Thursday, August 19, 2010

The 1886 World Series: Spalding's Reply

Regardless of the hazardous effect that the demon Gambling might have on his club, Spalding was prepared to accept Von der Ahe's challenge but only under certain conditions.

The efforts of President Von der Ahe to have his club play a series of games with the Chicagos for the championship of the world are likely to prove successful, as will be seen by the following reply by President Spalding:

Mr. C. Von der Ahe: Dear Sir-Your formal challenge for a series of games with the Chicagos for the world's championship has just come to my notice and I hasten to reply. On the assumption that both clubs will win the championship in their respective associations, the Chicago Base Ball Club hereby accept your challenge, subject to the following conditions and stipulations:

1. A series of nine games to be arranged, four to be scheduled in Chicago, four in St. Louis, and the final and deciding game, if necessary, to be played on some mutually satisfactory neutral grounds.

2. The playing rules of the National League to govern all games played in Chicago, and the American Association rules to govern all games played in St. Louis. The rules governing the game to be played on neutral grounds to be decided before the commencement of the game by lot or mutual agreement.

3. The umpire to be selected by lot just before the hour advertised for the commencement of the game from a board of umpires, four in number, two to be selected from the League corps and two from the Association, the umpire to be sole judge and fully authorized to inflict fines on players for insubordination, in accordance with powers granted by rules under which the game is played, and his decision shall be final, and not subject to appeal. All fines that may be imposed on Chicago players by the umpire to be given to such charitable institutions in Chicago as the Chicago Club shall direct, and all fines imposed on St. Louis players to be given to such charitable institutions in St. Louis as the St. Louis Club shall direct.

4. The club winning the greater number of games out of the series played shall be entitled and shall receive the total gross gate receipts, including the grand stand receipts, and the same shall be under the charge and control of one designated officer or employee of each club, who shall be instructed to deposit the total gross receipts at the conclusion of each game in some agreed upon national banks in Chicago and St. Louis, and such banks shall hold said funds in trust until the completion of the series, and shall then pay over to the President of the club winning a majority of the games of the series, as ordered by the President of the losing club, or, if he fails to act promptly, as ordered by the Board of Arbitration.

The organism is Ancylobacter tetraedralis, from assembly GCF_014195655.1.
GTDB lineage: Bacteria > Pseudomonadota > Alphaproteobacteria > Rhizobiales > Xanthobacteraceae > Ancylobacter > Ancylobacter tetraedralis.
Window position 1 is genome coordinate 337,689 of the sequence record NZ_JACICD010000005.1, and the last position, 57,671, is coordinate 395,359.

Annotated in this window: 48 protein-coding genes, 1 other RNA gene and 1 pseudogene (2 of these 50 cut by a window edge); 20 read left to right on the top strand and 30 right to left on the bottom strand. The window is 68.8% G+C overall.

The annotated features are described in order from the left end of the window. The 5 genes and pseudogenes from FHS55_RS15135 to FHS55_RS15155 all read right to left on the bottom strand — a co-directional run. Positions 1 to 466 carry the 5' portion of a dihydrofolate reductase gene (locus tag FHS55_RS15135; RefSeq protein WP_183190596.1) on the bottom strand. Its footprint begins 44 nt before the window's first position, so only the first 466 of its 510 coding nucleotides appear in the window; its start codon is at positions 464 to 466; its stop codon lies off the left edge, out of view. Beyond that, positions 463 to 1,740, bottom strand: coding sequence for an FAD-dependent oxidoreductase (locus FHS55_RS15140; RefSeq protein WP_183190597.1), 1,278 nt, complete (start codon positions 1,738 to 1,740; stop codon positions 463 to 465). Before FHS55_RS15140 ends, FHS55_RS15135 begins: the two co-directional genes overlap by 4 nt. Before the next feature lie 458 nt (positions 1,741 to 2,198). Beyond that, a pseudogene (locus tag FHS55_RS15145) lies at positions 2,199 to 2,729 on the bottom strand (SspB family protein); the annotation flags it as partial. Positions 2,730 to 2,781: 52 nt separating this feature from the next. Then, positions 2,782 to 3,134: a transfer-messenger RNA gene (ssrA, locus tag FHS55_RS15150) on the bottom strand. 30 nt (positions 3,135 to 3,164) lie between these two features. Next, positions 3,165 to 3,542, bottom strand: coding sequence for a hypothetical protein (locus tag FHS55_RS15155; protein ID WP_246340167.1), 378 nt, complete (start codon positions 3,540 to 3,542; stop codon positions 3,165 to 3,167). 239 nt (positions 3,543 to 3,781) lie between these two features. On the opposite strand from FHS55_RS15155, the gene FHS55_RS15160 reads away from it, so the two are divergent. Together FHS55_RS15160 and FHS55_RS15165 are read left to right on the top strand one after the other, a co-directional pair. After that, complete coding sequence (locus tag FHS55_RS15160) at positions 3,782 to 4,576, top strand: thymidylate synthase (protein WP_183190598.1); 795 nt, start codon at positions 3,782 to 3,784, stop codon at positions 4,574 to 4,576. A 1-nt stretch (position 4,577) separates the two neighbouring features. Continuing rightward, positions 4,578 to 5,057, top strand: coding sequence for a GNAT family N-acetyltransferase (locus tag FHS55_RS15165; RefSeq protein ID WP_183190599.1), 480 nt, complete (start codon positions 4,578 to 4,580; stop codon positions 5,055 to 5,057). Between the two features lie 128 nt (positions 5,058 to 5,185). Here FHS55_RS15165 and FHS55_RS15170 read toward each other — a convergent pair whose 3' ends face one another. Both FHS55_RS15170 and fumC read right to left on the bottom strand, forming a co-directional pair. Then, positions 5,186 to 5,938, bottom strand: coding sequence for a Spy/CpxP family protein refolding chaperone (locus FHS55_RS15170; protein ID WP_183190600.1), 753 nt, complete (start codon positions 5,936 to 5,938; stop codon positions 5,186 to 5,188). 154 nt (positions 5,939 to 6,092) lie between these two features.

5. Each club shall pay its own travelling and other expenses, and be to all expense of advertising and conducting the game in their respective cities, and the only expense item that shall be deducted from the total receipts due the winning club shall be the salaries and expenses of the Board of Umpires.

6. In case of any dispute relative to this series of games, and on any point or question that can not be mutually settled by the Presidents of the two clubs, the Board of Umpires shall constitute a Board of Arbitration, and a decision of a majority of said board shall be final, and each club agrees to acquiesce in such decision. In the event of a tie vote in the Board of Arbitration on any point, said board shall select a fifth man of good standing and well known in base ball circles who shall act with the Board of Arbitration.

In view of several misunderstandings that occurred in our series last season, I deem it wise to have all the conditions agreed upon and understood. And with this apology for this long letter, I submit the foregoing for your consideration and ask for an immediate reply. Yours truly,

A.G. Spalding
-St. Louis Globe-Democrat, September 30, 1886

Two of the agreed upon points governing the playing of the series changed the nature of the contest. First, as suggested by Von der Ahe, the series was being played for the World's Championship, something that Spalding had denied was at stake in the 1885 series. This time around, it was accepted that this was a championship series. Second, the fact that the winner of the series took all the gate receipts raised the stakes and most certainly captured the imagination of the sporting public, creating an interest in the 1886 series that the previous series lacked.

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